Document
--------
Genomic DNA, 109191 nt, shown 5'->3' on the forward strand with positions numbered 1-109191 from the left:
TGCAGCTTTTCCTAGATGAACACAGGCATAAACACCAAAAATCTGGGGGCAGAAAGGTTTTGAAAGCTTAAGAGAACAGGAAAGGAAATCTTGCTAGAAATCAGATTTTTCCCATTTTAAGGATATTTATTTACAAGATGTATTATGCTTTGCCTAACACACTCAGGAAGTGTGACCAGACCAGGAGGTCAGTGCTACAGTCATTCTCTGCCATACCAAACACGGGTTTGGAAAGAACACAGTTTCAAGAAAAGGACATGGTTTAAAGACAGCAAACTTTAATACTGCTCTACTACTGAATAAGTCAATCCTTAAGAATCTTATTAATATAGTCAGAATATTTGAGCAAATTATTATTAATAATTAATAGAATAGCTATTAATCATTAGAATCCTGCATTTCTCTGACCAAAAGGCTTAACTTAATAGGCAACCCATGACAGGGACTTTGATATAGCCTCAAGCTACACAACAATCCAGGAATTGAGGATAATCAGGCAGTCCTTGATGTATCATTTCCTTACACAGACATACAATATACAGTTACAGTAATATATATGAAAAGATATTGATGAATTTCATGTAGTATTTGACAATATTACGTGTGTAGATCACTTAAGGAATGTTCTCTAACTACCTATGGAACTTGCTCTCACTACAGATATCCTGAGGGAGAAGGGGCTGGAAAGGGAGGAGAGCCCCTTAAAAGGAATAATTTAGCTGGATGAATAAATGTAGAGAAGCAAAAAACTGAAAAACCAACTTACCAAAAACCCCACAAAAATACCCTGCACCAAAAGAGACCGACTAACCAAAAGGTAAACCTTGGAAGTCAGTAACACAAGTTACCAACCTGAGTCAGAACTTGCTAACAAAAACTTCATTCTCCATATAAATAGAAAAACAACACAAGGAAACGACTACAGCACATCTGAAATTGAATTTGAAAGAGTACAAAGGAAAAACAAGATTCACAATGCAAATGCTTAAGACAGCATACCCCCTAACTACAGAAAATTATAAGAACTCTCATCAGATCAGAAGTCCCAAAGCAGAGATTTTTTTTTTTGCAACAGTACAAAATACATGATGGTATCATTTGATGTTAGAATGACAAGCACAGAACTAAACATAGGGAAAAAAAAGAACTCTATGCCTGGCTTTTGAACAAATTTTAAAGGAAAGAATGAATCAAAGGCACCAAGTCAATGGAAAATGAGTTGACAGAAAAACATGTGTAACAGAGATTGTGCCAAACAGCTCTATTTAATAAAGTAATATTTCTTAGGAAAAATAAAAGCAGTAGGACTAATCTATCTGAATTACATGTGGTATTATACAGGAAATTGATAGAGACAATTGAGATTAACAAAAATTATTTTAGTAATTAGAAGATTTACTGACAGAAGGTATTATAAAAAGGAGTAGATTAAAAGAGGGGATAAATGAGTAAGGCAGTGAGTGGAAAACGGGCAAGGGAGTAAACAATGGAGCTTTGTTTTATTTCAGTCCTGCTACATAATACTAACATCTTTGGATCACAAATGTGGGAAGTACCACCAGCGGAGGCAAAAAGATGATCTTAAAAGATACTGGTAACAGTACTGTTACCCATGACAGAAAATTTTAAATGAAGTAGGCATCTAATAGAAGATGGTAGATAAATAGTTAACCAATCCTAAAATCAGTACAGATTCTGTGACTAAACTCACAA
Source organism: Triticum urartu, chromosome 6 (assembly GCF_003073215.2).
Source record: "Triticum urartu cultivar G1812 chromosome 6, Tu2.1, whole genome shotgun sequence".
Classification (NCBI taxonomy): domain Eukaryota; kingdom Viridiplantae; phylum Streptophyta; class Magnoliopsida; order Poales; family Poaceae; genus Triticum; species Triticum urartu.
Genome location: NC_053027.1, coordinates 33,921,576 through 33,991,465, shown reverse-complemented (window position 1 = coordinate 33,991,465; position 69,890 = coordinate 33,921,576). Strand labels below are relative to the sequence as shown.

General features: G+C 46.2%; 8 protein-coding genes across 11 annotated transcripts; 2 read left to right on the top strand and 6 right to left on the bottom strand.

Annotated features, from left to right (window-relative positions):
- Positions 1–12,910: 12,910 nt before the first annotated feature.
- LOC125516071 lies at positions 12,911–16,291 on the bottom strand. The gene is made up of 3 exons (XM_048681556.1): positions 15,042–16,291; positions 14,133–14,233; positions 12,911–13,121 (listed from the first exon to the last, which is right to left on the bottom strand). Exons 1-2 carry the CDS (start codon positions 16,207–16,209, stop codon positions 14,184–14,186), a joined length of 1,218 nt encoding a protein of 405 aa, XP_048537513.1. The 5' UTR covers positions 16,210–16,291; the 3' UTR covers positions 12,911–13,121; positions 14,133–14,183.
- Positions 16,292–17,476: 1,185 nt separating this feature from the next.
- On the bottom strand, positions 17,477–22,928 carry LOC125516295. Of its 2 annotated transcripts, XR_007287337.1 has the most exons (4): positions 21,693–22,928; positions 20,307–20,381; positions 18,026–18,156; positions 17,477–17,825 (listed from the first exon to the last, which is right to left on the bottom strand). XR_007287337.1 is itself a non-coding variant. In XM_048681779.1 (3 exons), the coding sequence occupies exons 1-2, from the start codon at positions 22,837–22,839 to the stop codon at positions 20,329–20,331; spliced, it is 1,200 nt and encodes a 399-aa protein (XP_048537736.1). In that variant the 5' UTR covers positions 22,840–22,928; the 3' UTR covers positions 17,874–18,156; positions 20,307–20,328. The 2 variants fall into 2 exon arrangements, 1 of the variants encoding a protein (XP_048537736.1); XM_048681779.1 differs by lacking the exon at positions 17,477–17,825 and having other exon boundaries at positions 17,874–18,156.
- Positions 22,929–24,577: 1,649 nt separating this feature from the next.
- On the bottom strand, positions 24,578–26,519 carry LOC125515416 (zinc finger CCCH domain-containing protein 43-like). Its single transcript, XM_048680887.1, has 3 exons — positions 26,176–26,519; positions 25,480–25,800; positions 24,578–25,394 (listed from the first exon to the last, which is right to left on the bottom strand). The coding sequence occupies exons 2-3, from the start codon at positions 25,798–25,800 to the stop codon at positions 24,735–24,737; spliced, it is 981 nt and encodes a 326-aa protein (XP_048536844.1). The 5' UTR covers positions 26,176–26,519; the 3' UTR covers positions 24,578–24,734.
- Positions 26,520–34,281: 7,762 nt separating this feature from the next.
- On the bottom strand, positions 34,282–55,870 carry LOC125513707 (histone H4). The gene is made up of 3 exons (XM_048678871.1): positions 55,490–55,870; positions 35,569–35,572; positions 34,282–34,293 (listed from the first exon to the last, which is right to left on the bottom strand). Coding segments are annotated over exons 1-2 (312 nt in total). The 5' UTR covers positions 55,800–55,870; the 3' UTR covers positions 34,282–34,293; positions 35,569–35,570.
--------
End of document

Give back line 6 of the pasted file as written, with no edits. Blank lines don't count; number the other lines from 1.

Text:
Genome location: NC_053027.1, coordinates 33,921,576 through 33,991,465, shown reverse-complemented (window position 1 = coordinate 33,991,465; position 69,890 = coordinate 33,921,576). Strand labels below are relative to the sequence as shown.